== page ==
More than 70 people refused right to remain despite 2019 ruling that Home Office misused Immigration Act, report finds.
Dozens of highly skilled migrants from Commonwealth countries are still facing deportation almost two years after the court of appeal ruled the Home Office was acting unlawfully in refusing them leave to remain, according to a new report.
In 2018, MPs and immigration experts criticised the use of the controversial section 322(5) of the Immigration Act, which was designed in part to tackle terrorists and individuals judged to be a threat to national security.
The act was used to accuse highly skilled migrants, including teachers, doctors, scientists and engineers, of lying in their applications – either for making minor and legal amendments to their tax records, or having discrepancies in declared income.
It was hoped that a court of appeal ruling in April 2019 – known as the Balajigari case – would resolve the situation. The court ruled that the Home Office had been acting unlawfully by not giving this group of migrants an opportunity to explain tax discrepancies before refusing them leave to remain.
However, a new report from the NGO Migrants’ Rights Network (MRN), published on Wednesday, finds that at least 70 of these cases have “fallen through the cracks” since. All of the cases are from Commonwealth countries, including Pakistan, India and Nigeria, and all have been in the UK for 10 or more years, and have built a life, family and career here.
As a result, authors of the report have accused the Home Office of “racially discriminatory immigration policies”. Although more than 90% hold a postgraduate degree from the UK and nearly a quarter have postgraduate qualifications, many are now on the verge of destitution, forbidden from working, using the NHS, renting property or receiving benefits.
Four out of five have had no “minded to refuse” letter, a Home Office warning providing migrants the opportunity to explain any discrepancies.
The Home Office’s own internal guidance to case workers specifies that section 322(5) should only be triggered in cases involving “criminality, a threat to national security, war crimes or travel bans”. But the discretionary section also allows the Home Office to refuse an applicant by inferring that their “character and conduct” make them undesirable to be allowed to live in the UK.
Ahmed Tilal Pasha, 38, from Pakistan, has lived, studied and worked in the UK since 2003 and had been working as a sales consultant. His problems began in 2015 when the hostile environment rules relating to a discrepancy in his tax return prevented him from being granted indefinite leave to remain. He said the tax return was filed by his accountant and that he was innocent of any deliberate error.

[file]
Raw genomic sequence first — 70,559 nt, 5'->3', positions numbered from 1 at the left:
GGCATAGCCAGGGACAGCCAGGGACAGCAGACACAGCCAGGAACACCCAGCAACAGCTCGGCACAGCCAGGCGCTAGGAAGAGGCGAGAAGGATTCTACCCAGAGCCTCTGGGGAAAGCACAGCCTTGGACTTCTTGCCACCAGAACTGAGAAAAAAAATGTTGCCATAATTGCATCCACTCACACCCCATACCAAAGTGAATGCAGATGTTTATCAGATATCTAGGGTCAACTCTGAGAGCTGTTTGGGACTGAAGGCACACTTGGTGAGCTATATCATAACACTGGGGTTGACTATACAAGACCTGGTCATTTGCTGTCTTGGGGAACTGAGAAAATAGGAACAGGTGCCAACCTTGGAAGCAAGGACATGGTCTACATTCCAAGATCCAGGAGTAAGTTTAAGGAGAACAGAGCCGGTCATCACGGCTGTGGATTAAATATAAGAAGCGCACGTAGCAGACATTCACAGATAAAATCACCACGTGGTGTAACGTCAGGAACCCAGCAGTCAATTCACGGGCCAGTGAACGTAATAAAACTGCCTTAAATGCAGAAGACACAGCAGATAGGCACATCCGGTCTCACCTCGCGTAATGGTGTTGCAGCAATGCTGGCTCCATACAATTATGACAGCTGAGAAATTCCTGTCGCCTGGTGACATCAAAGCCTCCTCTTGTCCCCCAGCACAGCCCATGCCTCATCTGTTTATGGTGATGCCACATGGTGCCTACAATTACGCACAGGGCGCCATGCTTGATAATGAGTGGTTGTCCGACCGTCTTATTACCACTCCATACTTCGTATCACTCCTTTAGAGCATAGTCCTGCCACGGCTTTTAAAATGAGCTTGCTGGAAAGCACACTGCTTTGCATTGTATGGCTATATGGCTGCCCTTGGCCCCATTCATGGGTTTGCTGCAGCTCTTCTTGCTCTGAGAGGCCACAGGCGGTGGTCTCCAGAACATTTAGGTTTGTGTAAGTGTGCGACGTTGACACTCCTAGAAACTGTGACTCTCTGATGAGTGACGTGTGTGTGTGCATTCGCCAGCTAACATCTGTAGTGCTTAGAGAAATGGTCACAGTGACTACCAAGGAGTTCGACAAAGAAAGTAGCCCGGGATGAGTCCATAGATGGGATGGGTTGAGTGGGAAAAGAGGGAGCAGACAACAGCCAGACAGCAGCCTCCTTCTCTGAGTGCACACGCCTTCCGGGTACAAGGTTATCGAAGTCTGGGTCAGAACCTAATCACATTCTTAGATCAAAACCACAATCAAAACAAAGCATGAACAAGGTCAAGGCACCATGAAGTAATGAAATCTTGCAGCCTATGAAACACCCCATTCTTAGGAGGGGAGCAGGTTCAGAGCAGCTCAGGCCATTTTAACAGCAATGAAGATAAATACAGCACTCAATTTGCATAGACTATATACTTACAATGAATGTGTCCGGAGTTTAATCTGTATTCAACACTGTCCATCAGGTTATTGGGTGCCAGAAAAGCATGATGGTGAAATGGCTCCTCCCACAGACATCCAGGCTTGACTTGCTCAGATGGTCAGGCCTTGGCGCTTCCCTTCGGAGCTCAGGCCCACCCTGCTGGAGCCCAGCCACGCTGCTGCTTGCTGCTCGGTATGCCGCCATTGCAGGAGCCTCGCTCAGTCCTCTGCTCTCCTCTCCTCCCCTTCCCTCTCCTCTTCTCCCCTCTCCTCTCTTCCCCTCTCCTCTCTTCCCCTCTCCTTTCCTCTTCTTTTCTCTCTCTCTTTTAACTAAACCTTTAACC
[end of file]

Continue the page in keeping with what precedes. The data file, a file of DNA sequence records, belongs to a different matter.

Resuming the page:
He is living with his wife, who has a life-threatening heart condition, and their five-year-old daughter and three-year-old son in one room.
“I’m not allowed to work, we have sold everything we have. I’ve lost my job, I’ve lost my dignity and I’m mentally exhausted,” he said.
MRN and Highly Skilled UK, a support group that represents workers, are now calling for a reassessment of the decisions in the remaining cases and an end to the use of “good character” references under rule 322(5) for non-criminal acts.
They call for all highly skilled migrants with pending indefinite leave to remain applications to be granted the rights to work in the UK and visit family overseas.
Katharine Thane, the senior advocacy officer at MRN and a report author, said: “The criminalisation of these highly skilled Commonwealth migrants of colour is endemic of the government’s enforcement of hostile environment policies. The policies have made it impossible to build a life in the UK – and local authorities are picking up the bill to now support these families to survive. Leaving this group in legal limbo for non-criminal acts shows that we have not yet learned the lessons from Windrush.”
Kevin Foster, minister for future borders and immigration, said: “To equate these cases to Windrush is wrong and inflammatory. In 2019 the court ruled our use of these immigration rules was appropriate and we were justified to expect a full and convincing explanation about glaring discrepancies between their visa applications and their tax records.
“Our review found 88% of those refused under 322(5) claimed in their visa applications their earnings were more than £10,000 a year higher than was shown by their tax records – these are not small mistakes in tax records.
“The majority of the cases have either been concluded or are being actively reconsidered – the courts timescales are beyond our control, but we are working to resolve these outstanding cases fairly and as quickly as possible. Those awaiting the outcome of their application are not destitute, they have been granted permission to study or work while their cases are reconsidered.”